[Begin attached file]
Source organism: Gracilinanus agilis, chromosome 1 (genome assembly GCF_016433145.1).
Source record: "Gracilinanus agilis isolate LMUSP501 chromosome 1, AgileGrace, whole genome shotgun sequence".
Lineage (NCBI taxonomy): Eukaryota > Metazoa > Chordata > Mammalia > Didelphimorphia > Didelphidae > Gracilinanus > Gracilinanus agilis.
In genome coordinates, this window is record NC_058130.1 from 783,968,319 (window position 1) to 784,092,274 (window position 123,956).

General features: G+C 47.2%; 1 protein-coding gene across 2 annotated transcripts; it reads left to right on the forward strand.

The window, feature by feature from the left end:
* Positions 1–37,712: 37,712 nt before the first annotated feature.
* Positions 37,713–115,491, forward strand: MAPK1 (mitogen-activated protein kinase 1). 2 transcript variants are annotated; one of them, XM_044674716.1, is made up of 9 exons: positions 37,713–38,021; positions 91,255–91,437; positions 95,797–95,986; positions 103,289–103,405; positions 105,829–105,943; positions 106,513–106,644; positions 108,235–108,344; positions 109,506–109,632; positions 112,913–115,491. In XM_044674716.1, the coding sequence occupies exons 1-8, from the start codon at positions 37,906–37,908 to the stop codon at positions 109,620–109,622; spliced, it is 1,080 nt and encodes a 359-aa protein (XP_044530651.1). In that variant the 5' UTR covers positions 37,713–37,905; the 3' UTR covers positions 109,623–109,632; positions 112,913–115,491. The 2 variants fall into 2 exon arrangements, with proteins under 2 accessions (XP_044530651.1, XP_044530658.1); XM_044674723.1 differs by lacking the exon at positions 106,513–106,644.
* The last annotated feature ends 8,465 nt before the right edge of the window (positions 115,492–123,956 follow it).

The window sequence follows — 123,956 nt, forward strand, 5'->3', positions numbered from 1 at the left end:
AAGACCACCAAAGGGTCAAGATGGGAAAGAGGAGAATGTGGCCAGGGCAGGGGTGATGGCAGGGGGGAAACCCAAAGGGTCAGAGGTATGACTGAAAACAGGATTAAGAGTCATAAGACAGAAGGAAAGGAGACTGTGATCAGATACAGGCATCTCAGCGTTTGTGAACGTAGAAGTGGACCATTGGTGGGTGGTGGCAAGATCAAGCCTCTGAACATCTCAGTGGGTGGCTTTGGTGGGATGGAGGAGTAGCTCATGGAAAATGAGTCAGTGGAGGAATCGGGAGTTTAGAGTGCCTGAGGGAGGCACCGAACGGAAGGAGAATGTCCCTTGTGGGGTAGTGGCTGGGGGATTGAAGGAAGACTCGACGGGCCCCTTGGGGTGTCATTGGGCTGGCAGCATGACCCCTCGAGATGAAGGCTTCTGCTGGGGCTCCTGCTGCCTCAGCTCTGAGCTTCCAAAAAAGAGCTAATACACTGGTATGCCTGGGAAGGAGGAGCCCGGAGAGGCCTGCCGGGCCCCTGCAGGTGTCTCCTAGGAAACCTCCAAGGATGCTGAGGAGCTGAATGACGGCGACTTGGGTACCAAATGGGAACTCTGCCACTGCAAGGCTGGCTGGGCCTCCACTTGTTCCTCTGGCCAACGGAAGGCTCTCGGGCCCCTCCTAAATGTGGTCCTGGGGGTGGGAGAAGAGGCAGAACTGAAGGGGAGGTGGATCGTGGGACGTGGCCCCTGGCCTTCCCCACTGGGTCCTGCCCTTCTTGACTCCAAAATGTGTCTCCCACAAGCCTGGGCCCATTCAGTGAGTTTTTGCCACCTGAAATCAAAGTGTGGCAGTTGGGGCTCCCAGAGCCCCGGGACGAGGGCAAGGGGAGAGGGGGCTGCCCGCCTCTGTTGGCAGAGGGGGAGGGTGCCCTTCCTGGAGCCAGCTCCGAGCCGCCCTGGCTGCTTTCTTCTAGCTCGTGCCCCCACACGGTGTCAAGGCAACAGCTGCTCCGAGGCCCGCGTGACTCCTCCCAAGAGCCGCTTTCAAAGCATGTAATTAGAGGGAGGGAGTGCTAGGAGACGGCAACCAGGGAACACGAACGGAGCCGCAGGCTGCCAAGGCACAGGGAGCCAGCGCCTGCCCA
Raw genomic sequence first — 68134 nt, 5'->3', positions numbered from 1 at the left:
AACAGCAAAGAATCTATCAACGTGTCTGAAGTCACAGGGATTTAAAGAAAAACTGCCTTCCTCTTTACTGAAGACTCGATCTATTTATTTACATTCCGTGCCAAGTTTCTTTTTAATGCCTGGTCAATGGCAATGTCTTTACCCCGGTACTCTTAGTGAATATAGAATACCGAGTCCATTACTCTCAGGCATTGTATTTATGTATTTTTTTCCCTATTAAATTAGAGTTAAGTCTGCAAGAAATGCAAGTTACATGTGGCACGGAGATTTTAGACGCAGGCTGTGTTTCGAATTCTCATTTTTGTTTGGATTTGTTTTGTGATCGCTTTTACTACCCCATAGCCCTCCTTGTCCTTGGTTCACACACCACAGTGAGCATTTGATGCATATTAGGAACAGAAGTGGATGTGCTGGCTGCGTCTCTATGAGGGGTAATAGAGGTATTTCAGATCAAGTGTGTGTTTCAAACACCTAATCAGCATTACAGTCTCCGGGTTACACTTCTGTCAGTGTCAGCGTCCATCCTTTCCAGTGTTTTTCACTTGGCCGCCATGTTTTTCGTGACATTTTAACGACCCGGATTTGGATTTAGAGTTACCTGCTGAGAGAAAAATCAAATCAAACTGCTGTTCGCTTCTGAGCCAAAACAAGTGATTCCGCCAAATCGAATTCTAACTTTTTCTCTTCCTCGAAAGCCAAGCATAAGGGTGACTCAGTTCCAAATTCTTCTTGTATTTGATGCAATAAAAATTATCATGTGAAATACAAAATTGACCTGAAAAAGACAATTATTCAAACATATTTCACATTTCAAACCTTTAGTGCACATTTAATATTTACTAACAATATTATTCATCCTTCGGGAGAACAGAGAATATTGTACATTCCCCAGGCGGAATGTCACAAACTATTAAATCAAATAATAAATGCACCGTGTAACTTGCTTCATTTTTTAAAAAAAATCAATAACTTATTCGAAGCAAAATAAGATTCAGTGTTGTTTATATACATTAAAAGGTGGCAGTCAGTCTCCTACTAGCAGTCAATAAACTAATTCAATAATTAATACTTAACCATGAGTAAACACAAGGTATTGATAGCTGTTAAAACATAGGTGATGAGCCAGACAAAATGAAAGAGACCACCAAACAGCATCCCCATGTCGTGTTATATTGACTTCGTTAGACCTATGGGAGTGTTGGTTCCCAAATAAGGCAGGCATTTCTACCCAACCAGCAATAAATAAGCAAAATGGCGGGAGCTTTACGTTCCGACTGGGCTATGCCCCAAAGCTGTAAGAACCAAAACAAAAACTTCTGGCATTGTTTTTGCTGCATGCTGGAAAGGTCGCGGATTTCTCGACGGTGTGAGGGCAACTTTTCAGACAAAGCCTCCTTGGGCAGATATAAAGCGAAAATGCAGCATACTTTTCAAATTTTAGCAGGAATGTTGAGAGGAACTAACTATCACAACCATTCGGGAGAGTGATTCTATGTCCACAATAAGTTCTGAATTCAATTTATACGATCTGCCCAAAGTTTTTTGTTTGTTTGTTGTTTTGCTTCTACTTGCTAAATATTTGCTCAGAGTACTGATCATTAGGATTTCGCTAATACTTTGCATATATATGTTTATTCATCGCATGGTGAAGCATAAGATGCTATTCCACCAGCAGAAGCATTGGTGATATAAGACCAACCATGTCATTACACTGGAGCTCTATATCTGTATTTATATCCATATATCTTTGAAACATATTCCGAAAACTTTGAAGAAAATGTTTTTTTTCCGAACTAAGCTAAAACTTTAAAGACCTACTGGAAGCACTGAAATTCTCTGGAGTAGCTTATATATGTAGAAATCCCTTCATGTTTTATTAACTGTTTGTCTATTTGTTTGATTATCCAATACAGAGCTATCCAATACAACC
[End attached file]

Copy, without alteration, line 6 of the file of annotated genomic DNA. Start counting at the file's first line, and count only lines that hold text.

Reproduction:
The window, feature by feature from the left end: